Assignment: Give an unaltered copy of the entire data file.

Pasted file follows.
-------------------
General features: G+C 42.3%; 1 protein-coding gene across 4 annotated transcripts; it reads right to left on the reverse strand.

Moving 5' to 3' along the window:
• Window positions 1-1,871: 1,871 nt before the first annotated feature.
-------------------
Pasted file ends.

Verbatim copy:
General features: G+C 42.3%; 1 protein-coding gene across 4 annotated transcripts; it reads right to left on the reverse strand.

Moving 5' to 3' along the window:
• Window positions 1-1,871: 1,871 nt before the first annotated feature.